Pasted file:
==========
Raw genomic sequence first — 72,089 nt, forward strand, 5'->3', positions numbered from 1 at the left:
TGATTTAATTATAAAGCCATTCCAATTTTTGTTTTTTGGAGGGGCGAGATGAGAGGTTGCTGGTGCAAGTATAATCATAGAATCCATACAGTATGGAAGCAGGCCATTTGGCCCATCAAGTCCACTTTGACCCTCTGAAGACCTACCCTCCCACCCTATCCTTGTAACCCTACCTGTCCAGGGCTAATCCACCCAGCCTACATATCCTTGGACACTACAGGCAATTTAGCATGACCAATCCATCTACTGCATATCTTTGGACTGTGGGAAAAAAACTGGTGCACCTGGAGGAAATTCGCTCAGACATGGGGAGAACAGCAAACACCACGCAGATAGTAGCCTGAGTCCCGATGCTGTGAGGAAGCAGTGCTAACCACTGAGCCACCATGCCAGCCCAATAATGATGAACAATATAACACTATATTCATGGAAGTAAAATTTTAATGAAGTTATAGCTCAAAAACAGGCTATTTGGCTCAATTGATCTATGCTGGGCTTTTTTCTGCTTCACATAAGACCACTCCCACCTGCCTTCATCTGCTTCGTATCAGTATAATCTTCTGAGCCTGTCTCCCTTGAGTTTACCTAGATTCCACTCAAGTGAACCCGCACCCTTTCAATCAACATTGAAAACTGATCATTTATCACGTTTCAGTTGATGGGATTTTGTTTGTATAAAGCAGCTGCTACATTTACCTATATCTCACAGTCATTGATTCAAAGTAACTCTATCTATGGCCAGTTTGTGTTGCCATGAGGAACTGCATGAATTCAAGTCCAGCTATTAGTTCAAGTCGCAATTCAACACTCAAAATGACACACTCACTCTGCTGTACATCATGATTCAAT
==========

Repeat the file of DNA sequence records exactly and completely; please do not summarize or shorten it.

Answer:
Raw genomic sequence first — 72,089 nt, forward strand, 5'->3', positions numbered from 1 at the left:
TGATTTAATTATAAAGCCATTCCAATTTTTGTTTTTTGGAGGGGCGAGATGAGAGGTTGCTGGTGCAAGTATAATCATAGAATCCATACAGTATGGAAGCAGGCCATTTGGCCCATCAAGTCCACTTTGACCCTCTGAAGACCTACCCTCCCACCCTATCCTTGTAACCCTACCTGTCCAGGGCTAATCCACCCAGCCTACATATCCTTGGACACTACAGGCAATTTAGCATGACCAATCCATCTACTGCATATCTTTGGACTGTGGGAAAAAAACTGGTGCACCTGGAGGAAATTCGCTCAGACATGGGGAGAACAGCAAACACCACGCAGATAGTAGCCTGAGTCCCGATGCTGTGAGGAAGCAGTGCTAACCACTGAGCCACCATGCCAGCCCAATAATGATGAACAATATAACACTATATTCATGGAAGTAAAATTTTAATGAAGTTATAGCTCAAAAACAGGCTATTTGGCTCAATTGATCTATGCTGGGCTTTTTTCTGCTTCACATAAGACCACTCCCACCTGCCTTCATCTGCTTCGTATCAGTATAATCTTCTGAGCCTGTCTCCCTTGAGTTTACCTAGATTCCACTCAAGTGAACCCGCACCCTTTCAATCAACATTGAAAACTGATCATTTATCACGTTTCAGTTGATGGGATTTTGTTTGTATAAAGCAGCTGCTACATTTACCTATATCTCACAGTCATTGATTCAAAGTAACTCTATCTATGGCCAGTTTGTGTTGCCATGAGGAACTGCATGAATTCAAGTCCAGCTATTAGTTCAAGTCGCAATTCAACACTCAAAATGACACACTCACTCTGCTGTACATCATGATTCAAT